“And may I enquire the reason?”

“Just my whim, that’s all.”

“Not good enough, Lord Verschoyle. I’ve never subjected myself to the whim of anyone, and I’m not going to begin.”

Lord Verschoyle was not deaf to the tone of hauteur which had crept into Violetta’s voice.

“You’re right,” said he, after a pause. “I apologise. Don’t be angry. At the same time​—​well, I wish you weren’t so dashed independent.”

“Sorry, but I’m afraid I can’t alter.”

“I don’t ask you to alter. I wouldn’t have you anything different from what you are. But I hate uncertainties. Do you mind telling me right out what answer you’ll send my mother if she does write you.”

“I shall thank her, of course, acknowledge the honour, etcetera, but point out that as a perfect stranger to her ladyship, I could not accept her kind invitation.”

The handsome face of the nobleman was clouded.

“She won’t like that. It’ll look like a snub,” said he, quickly.

“There’s an easy way of avoiding all unpleasantness. You needn’t say a word to her about me. I’m very certain she’d feel embarrassed if you do. I should feel so under similar circumstances.”

“I wish you women were not so like cats,” he blurted out.

“Thank you.”

“Well, you know what I mean. Your claws are always ready to scratch one another.”

His lordship was unquestionably disappointed and inclined to be snappy, as Violetta saw plainly enough.

“I fancy men have claws, too,” said she, quite undisturbed. “I won’t retaliate​—​just to show you I’m not what you’ve accused me of being.”

The cloud cleared away. Lord Verschoyle was no sulker.

“You’re an awfully good sort, Violetta​—​I may call you, Violetta, mayn’t I?​—​but confoundedly obstinate. I’m obstinate too, and I tell you straight that some day my mother shall know you, and I don’t mind prophesying that she’ll like you as much as I do. But we’ll say no more about the dinner party since you don’t care for it. Have I pleased you?”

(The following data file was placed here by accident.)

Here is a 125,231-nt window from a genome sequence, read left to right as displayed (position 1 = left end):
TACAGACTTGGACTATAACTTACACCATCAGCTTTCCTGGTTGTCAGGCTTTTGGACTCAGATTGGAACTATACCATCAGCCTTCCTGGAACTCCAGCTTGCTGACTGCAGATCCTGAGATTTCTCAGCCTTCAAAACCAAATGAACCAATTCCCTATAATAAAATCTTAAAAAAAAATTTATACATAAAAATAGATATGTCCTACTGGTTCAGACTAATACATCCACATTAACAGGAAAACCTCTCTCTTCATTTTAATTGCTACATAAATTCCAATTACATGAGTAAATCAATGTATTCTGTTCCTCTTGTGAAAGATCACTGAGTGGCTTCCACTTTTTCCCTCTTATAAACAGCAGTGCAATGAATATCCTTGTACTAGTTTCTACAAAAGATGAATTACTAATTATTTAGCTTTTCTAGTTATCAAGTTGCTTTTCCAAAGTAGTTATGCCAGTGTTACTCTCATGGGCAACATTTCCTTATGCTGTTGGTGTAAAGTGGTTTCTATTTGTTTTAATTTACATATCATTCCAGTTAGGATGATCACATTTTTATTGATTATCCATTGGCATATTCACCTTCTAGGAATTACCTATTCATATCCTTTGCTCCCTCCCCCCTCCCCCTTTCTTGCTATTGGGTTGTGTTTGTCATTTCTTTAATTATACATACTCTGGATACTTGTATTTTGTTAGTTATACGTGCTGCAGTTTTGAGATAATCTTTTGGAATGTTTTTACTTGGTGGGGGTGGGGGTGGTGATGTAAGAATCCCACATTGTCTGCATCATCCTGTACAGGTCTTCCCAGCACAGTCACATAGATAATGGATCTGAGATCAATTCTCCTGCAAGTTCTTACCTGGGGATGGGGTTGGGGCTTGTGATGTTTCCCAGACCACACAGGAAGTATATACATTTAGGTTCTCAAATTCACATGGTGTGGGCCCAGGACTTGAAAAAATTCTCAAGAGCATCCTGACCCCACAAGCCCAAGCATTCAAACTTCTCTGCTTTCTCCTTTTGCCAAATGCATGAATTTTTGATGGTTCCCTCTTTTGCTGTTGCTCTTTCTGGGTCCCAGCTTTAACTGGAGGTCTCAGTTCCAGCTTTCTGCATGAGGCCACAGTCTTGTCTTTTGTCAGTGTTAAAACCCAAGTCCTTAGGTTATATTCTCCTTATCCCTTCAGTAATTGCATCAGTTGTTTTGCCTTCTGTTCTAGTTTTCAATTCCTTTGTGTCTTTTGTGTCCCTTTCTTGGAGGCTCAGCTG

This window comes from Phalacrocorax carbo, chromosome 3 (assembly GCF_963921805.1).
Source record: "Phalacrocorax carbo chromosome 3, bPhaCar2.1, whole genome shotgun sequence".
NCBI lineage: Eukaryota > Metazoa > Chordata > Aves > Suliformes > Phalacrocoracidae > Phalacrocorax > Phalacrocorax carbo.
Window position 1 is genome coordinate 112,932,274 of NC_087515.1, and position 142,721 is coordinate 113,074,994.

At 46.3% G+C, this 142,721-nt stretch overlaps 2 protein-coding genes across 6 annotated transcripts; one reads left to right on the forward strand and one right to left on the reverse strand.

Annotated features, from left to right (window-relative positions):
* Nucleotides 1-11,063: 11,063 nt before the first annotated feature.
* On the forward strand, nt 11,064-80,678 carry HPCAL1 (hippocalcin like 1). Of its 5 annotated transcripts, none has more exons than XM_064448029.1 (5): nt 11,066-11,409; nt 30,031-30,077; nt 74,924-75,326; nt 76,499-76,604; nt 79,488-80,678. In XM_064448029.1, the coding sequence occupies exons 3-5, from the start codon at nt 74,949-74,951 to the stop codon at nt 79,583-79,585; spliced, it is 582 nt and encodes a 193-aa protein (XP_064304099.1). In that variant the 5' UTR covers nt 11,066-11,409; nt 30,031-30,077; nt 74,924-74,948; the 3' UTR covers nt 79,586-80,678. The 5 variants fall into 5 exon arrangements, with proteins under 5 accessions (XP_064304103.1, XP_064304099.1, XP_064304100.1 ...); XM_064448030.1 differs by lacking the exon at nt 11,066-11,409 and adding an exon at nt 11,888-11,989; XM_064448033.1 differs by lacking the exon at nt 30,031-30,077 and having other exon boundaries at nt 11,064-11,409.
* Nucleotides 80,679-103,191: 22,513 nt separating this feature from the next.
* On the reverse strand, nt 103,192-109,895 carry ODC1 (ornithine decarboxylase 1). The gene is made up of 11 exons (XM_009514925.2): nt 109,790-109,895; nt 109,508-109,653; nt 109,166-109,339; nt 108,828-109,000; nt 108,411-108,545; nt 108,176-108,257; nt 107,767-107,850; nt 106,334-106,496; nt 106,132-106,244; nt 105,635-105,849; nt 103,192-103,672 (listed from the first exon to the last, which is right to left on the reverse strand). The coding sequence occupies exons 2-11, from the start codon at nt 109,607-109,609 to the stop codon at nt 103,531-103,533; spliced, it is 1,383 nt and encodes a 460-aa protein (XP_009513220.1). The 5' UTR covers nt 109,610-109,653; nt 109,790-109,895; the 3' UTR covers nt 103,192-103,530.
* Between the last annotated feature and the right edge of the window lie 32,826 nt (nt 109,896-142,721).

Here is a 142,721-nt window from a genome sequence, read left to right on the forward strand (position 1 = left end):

“I’m very grateful.”

“As a reward, may I call upon you? I asked your permission once before, if you remember, but you neither gave nor refused it.”

“I can’t prevent your calling, I suppose.”

“That’s sufficient. Thanks. You’re not leaving, are you?”

“Yes. I don’t want to spoil the recollection of that splendid Two Thousand race by seeing any other. I’m going to the railway station.”

“Then I’ll go with you if you’ve no objection. My car is at your service.”

He seemed so desirous of doing the amiable, that Violetta hadn’t the heart to disappoint him. After all, his society and his rough and ready speech were very agreeable. He had not attempted to pay her fulsome compliments, a form of masculine homage which she thoroughly abhorred.

Verschoyle escorted her from the grand stand, and they edged their way through the crowd at the entrance.

Just as they emerged, Violetta heard a hoarse strident laugh which she knew well enough, and she turned her head aside to avoid being recognised by George Godfree.

But she was too late. He had seen her. She was not going to show she was afraid of him, and she went on resolutely.

Godfree had a reputation for impudence which his conduct fully justified. He knew Lord Verschoyle by sight quite well, but this made no difference​—​indeed, it rather provoked him to annoy Violetta. He came close to her.

“Mercy on us,” she heard him say. “How proud we have grown. It’s not like you, Violetta, to forget old friends.”

She felt intensely angry at the fellow’s insolence. She wouldn’t have cared a bit had she been alone, but it was horribly humiliating for her to know that Lord Verschoyle should be made aware that she was acquainted with so disreputable a blackguard as George Godfree.

In the contemptuous glance she cast at him she saw that Godfree had further deteriorated since she last met him. Not indeed in his dress; for his clothes were of the latest cut and had evidently been made by a Bond Street tailor. But his face!

Godfree had been “touching” money of late since his association with Dan Westoby, and he had been living like a fighting cock. The results were seen in his blotched bloated cheeks, his watery eyes, and his loose lips. Violetta looked at him in disgust.